And no, I’m not talking about open-source. And I’m not talking about simple feature ON/OFF. And I’m not talking about predefined set of layouts or views or controls or anything.
So what the hell do I mean? I don’t know.
But, I can explain it as few postulates (though they aren’t perfect, yet):
- You visited Facebook.com and you hate your timeline. What do you do? You remove the timeline widget. Now you don’t have a timeline but you’re still friends with your friends and can visit their timeline manually and do whatever you want.
- You visited YouTube.com and you hate video suggestions or prefer a clean interface that has nothing but only the video that you want to play. What do you do? You remove everything on the screen but the video.
- You visited Twitter.com and you hate its Trending Topics, Follow Suggestions, etc. What do you do? You remove those widgets.
- You got a Twitter.com profile but you don’t like its date formats or widget arrangements. What do you do? You customize all those things so that it appears like the way you want it to.
- You visited Yahoo Finance and you don’t like its top navigation bar and expert columns and videos. What do you do? You remove it.
In other words, what if you could customize your favorite websites in a way that you never imagined. And I’m pretty sure that it’s not going to be easy because websites are going to lose a chunk of revenues that way.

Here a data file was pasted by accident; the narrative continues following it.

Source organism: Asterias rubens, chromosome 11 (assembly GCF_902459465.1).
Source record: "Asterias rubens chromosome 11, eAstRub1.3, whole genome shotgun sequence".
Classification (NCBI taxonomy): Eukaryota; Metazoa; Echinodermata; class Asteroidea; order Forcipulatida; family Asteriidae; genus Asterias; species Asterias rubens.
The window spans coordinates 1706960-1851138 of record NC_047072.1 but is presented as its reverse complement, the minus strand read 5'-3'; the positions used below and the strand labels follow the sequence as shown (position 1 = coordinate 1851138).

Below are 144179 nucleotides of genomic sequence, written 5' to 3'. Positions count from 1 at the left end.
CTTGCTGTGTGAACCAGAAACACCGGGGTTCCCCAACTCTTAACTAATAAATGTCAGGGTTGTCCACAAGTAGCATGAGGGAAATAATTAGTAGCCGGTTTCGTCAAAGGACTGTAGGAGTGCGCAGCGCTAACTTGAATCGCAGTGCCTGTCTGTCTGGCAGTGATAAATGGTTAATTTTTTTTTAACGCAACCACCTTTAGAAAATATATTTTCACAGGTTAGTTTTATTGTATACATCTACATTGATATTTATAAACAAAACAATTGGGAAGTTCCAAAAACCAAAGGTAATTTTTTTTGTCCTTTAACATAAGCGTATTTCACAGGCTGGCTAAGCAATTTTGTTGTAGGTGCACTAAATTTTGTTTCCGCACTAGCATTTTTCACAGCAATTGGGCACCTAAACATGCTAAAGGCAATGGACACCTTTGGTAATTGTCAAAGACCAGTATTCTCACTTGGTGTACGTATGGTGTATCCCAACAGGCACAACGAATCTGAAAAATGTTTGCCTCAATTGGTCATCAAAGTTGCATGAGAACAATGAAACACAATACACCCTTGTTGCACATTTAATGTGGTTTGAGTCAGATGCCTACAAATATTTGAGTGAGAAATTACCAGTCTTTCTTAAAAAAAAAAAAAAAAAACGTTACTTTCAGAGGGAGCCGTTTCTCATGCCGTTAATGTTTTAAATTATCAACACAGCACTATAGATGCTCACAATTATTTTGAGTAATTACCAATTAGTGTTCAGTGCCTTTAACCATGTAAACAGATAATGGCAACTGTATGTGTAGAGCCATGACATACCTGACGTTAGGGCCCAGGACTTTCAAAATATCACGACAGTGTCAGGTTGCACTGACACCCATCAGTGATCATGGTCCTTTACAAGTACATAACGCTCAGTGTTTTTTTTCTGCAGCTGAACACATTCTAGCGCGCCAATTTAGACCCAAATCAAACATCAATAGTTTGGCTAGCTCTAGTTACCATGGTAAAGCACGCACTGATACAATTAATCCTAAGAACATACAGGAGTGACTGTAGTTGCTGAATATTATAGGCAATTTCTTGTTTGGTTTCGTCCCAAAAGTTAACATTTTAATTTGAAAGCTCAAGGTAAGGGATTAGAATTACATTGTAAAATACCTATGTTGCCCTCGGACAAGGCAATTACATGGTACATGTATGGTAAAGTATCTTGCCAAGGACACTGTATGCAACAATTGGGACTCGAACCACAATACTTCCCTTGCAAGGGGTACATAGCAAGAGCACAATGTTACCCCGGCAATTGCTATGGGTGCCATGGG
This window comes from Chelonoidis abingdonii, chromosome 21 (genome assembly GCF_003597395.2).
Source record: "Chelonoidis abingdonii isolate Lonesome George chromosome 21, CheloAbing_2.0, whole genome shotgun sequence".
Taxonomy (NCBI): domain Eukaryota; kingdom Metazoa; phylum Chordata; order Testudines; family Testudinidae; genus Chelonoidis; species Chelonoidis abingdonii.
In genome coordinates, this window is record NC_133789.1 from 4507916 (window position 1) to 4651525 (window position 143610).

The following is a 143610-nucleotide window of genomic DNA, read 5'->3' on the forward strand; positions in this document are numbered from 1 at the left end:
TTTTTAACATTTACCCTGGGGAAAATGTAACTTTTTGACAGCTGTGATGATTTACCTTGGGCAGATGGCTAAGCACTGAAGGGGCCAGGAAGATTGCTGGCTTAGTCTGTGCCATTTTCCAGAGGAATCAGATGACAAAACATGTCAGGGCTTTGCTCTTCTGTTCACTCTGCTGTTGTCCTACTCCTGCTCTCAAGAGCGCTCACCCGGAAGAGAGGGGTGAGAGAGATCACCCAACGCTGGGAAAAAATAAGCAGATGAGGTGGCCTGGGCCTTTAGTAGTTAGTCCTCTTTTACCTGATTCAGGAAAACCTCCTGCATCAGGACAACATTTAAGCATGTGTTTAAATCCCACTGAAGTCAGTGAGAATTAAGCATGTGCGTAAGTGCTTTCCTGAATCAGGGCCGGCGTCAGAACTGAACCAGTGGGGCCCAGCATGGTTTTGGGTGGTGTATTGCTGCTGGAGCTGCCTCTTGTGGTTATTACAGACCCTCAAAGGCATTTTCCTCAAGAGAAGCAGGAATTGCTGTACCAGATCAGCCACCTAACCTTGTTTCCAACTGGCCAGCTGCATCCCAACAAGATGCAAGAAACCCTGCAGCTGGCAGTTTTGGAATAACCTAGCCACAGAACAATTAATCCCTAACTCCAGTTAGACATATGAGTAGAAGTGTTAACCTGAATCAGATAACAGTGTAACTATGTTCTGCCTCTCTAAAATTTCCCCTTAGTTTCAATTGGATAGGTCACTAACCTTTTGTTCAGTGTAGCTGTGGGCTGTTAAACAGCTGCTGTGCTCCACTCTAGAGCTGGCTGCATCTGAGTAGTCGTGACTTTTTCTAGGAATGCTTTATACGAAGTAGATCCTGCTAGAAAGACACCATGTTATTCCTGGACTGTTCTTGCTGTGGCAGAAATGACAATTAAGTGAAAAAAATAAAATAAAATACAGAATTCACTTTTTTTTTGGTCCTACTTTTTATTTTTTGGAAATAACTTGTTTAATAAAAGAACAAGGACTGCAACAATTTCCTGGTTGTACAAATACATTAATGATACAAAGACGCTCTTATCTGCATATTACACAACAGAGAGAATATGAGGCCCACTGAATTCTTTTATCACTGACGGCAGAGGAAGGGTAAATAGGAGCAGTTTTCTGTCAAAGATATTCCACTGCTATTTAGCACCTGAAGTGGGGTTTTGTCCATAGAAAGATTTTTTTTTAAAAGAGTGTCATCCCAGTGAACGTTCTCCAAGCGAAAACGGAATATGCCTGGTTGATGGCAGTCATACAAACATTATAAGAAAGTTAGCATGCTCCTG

So maybe ad-free freemium/premium websites (like free, freemium, and premium mobile apps) could be the future of the web too. Once again, I don’t know.
And I don’t even know if it’s technically possible or whether it can be done. Website API? HTML6? HTML7? I don’t know.
I’m not the only one (obviously!) to point out possible Web 3.0 components. There are a lot of interesting articles and blog posts around it.
What’s so interesting about Web 3.0 is the fact that there’s NO Wikipedia page for “Web 3.0” and it’s redirecting to Semantic Web.
The Semantic Web provides a common framework that allows data to be shared and reused across application, enterprise, and community boundaries.
And Tim Berners-Lee (the inventor of WWW) has described the semantic web as a component of “Web 3.0”.
So as you can see, there’s already a lot of buzz going around Web 3.0 and I just wanted to blog my perspective. Or at least these are the things that I want to see on future websites.
I could be wrong. But I could be right too.
So, what do you think about Web 3.0? 🙂